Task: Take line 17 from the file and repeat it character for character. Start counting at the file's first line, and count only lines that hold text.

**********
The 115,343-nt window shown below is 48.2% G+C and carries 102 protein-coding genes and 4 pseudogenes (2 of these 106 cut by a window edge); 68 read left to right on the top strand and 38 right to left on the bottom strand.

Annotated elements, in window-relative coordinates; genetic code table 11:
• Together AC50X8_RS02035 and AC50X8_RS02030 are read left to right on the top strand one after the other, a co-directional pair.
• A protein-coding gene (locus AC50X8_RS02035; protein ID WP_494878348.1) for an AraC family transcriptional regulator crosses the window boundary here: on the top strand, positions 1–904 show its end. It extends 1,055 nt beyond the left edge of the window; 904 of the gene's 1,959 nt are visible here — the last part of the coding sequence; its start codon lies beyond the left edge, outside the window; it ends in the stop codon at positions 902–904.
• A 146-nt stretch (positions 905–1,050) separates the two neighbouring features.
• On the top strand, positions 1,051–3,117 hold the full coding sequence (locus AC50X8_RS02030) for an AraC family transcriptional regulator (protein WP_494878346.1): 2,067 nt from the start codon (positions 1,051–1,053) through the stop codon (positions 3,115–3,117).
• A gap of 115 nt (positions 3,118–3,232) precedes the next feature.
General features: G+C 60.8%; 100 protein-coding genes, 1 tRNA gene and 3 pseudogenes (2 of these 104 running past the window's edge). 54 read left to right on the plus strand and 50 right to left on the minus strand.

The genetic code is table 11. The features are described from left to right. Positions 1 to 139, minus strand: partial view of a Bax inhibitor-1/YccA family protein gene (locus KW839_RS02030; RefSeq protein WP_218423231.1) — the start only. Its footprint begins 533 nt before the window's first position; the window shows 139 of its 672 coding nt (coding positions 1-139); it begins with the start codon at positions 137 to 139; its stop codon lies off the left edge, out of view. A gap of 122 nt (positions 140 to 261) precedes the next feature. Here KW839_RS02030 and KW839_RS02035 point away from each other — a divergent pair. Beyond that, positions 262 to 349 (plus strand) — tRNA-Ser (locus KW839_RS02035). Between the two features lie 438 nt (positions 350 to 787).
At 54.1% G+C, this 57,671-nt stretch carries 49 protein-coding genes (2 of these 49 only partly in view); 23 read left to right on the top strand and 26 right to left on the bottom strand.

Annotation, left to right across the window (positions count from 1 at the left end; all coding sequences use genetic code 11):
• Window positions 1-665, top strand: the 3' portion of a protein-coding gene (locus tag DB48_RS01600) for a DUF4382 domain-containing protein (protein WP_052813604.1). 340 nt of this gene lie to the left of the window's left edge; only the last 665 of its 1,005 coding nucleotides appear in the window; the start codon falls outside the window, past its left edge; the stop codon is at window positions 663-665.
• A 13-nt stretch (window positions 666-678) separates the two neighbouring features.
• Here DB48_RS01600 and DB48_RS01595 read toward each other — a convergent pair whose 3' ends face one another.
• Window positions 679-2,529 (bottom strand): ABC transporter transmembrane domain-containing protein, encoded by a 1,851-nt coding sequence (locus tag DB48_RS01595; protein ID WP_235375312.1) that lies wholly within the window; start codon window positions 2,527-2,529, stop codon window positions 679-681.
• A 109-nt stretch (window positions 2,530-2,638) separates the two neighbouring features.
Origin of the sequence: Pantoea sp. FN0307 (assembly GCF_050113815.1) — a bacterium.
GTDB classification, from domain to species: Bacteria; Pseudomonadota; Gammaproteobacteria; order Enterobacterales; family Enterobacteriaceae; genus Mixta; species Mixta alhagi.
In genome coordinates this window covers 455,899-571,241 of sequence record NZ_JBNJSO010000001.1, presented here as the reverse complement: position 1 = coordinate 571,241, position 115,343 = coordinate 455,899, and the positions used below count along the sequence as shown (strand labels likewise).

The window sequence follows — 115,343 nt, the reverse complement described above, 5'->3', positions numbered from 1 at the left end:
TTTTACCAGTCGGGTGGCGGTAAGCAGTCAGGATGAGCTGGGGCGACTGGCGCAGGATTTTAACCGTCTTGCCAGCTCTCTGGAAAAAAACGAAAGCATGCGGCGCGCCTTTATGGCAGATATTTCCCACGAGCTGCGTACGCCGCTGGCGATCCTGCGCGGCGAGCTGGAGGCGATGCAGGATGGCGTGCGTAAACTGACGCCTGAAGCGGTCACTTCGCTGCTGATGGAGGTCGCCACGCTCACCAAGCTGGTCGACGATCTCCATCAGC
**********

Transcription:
Origin of the sequence: Pantoea sp. FN0307 (assembly GCF_050113815.1) — a bacterium.